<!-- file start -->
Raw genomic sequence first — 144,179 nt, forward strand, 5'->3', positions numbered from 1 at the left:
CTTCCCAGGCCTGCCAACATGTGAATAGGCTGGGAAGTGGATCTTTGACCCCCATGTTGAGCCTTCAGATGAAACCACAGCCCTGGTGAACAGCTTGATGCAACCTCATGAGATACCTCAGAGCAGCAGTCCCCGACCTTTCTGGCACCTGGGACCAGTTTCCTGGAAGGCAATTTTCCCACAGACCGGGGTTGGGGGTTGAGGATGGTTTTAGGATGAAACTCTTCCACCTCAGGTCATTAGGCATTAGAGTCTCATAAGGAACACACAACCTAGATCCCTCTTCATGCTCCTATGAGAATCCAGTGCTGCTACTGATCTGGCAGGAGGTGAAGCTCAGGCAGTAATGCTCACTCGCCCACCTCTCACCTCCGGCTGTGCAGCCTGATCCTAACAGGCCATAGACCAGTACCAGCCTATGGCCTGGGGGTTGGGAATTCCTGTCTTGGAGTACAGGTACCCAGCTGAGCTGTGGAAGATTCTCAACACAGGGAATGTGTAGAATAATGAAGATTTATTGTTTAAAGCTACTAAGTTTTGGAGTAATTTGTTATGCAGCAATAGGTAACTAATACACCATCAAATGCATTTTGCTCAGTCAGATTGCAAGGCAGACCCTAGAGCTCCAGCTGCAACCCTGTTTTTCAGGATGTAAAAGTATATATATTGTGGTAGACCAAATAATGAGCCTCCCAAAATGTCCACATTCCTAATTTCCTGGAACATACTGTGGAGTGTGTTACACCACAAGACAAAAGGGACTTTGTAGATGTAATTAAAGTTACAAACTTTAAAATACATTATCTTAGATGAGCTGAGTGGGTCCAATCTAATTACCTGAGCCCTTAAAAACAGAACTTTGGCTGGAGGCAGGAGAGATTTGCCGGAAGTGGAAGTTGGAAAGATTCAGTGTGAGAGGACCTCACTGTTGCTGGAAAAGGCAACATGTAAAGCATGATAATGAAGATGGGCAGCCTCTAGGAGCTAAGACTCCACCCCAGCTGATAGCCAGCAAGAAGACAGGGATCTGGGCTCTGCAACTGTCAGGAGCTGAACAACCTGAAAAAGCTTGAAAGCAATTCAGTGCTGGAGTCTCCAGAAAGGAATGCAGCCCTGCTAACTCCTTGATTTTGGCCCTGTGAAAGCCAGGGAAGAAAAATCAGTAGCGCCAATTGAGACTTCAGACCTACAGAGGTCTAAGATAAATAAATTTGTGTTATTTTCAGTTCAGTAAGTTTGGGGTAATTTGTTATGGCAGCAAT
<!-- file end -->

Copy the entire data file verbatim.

Raw genomic sequence first — 144,179 nt, forward strand, 5'->3', positions numbered from 1 at the left:
CTTCCCAGGCCTGCCAACATGTGAATAGGCTGGGAAGTGGATCTTTGACCCCCATGTTGAGCCTTCAGATGAAACCACAGCCCTGGTGAACAGCTTGATGCAACCTCATGAGATACCTCAGAGCAGCAGTCCCCGACCTTTCTGGCACCTGGGACCAGTTTCCTGGAAGGCAATTTTCCCACAGACCGGGGTTGGGGGTTGAGGATGGTTTTAGGATGAAACTCTTCCACCTCAGGTCATTAGGCATTAGAGTCTCATAAGGAACACACAACCTAGATCCCTCTTCATGCTCCTATGAGAATCCAGTGCTGCTACTGATCTGGCAGGAGGTGAAGCTCAGGCAGTAATGCTCACTCGCCCACCTCTCACCTCCGGCTGTGCAGCCTGATCCTAACAGGCCATAGACCAGTACCAGCCTATGGCCTGGGGGTTGGGAATTCCTGTCTTGGAGTACAGGTACCCAGCTGAGCTGTGGAAGATTCTCAACACAGGGAATGTGTAGAATAATGAAGATTTATTGTTTAAAGCTACTAAGTTTTGGAGTAATTTGTTATGCAGCAATAGGTAACTAATACACCATCAAATGCATTTTGCTCAGTCAGATTGCAAGGCAGACCCTAGAGCTCCAGCTGCAACCCTGTTTTTCAGGATGTAAAAGTATATATATTGTGGTAGACCAAATAATGAGCCTCCCAAAATGTCCACATTCCTAATTTCCTGGAACATACTGTGGAGTGTGTTACACCACAAGACAAAAGGGACTTTGTAGATGTAATTAAAGTTACAAACTTTAAAATACATTATCTTAGATGAGCTGAGTGGGTCCAATCTAATTACCTGAGCCCTTAAAAACAGAACTTTGGCTGGAGGCAGGAGAGATTTGCCGGAAGTGGAAGTTGGAAAGATTCAGTGTGAGAGGACCTCACTGTTGCTGGAAAAGGCAACATGTAAAGCATGATAATGAAGATGGGCAGCCTCTAGGAGCTAAGACTCCACCCCAGCTGATAGCCAGCAAGAAGACAGGGATCTGGGCTCTGCAACTGTCAGGAGCTGAACAACCTGAAAAAGCTTGAAAGCAATTCAGTGCTGGAGTCTCCAGAAAGGAATGCAGCCCTGCTAACTCCTTGATTTTGGCCCTGTGAAAGCCAGGGAAGAAAAATCAGTAGCGCCAATTGAGACTTCAGACCTACAGAGGTCTAAGATAAATAAATTTGTGTTATTTTCAGTTCAGTAAGTTTGGGGTAATTTGTTATGGCAGCAAT